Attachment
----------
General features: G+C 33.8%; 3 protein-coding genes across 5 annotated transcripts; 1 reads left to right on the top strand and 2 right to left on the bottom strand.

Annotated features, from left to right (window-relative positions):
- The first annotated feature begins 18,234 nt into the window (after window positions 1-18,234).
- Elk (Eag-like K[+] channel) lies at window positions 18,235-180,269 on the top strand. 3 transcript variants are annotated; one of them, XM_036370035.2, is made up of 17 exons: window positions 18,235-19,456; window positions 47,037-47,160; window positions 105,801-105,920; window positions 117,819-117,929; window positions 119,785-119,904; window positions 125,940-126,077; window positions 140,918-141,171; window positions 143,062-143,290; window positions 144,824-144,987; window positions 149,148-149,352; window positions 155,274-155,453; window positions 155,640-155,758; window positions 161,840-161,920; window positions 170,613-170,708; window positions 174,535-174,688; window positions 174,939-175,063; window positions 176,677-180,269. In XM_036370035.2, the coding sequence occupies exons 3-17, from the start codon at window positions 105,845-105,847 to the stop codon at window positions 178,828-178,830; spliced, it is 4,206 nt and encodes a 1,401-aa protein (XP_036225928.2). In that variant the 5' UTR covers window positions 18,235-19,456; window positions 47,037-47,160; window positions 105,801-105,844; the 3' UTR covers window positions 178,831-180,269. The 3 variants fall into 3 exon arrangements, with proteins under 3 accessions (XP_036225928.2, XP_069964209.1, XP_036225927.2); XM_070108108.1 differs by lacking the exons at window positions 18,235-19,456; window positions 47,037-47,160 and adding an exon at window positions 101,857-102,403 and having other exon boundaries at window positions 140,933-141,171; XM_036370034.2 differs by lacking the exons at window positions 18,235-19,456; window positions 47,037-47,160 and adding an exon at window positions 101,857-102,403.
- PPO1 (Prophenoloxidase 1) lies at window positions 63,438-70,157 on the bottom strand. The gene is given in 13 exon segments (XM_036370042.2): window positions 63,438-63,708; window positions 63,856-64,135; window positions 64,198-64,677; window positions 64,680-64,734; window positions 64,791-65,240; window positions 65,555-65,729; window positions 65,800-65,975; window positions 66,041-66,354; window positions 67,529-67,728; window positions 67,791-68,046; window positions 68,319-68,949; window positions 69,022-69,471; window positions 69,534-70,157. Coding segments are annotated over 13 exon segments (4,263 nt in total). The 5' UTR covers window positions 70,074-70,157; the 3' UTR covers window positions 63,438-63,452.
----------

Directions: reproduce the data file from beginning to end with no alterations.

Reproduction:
General features: G+C 33.8%; 3 protein-coding genes across 5 annotated transcripts; 1 reads left to right on the top strand and 2 right to left on the bottom strand.

Annotated features, from left to right (window-relative positions):
- The first annotated feature begins 18,234 nt into the window (after window positions 1-18,234).
- Elk (Eag-like K[+] channel) lies at window positions 18,235-180,269 on the top strand. 3 transcript variants are annotated; one of them, XM_036370035.2, is made up of 17 exons: window positions 18,235-19,456; window positions 47,037-47,160; window positions 105,801-105,920; window positions 117,819-117,929; window positions 119,785-119,904; window positions 125,940-126,077; window positions 140,918-141,171; window positions 143,062-143,290; window positions 144,824-144,987; window positions 149,148-149,352; window positions 155,274-155,453; window positions 155,640-155,758; window positions 161,840-161,920; window positions 170,613-170,708; window positions 174,535-174,688; window positions 174,939-175,063; window positions 176,677-180,269. In XM_036370035.2, the coding sequence occupies exons 3-17, from the start codon at window positions 105,845-105,847 to the stop codon at window positions 178,828-178,830; spliced, it is 4,206 nt and encodes a 1,401-aa protein (XP_036225928.2). In that variant the 5' UTR covers window positions 18,235-19,456; window positions 47,037-47,160; window positions 105,801-105,844; the 3' UTR covers window positions 178,831-180,269. The 3 variants fall into 3 exon arrangements, with proteins under 3 accessions (XP_036225928.2, XP_069964209.1, XP_036225927.2); XM_070108108.1 differs by lacking the exons at window positions 18,235-19,456; window positions 47,037-47,160 and adding an exon at window positions 101,857-102,403 and having other exon boundaries at window positions 140,933-141,171; XM_036370034.2 differs by lacking the exons at window positions 18,235-19,456; window positions 47,037-47,160 and adding an exon at window positions 101,857-102,403.
- PPO1 (Prophenoloxidase 1) lies at window positions 63,438-70,157 on the bottom strand. The gene is given in 13 exon segments (XM_036370042.2): window positions 63,438-63,708; window positions 63,856-64,135; window positions 64,198-64,677; window positions 64,680-64,734; window positions 64,791-65,240; window positions 65,555-65,729; window positions 65,800-65,975; window positions 66,041-66,354; window positions 67,529-67,728; window positions 67,791-68,046; window positions 68,319-68,949; window positions 69,022-69,471; window positions 69,534-70,157. Coding segments are annotated over 13 exon segments (4,263 nt in total). The 5' UTR covers window positions 70,074-70,157; the 3' UTR covers window positions 63,438-63,452.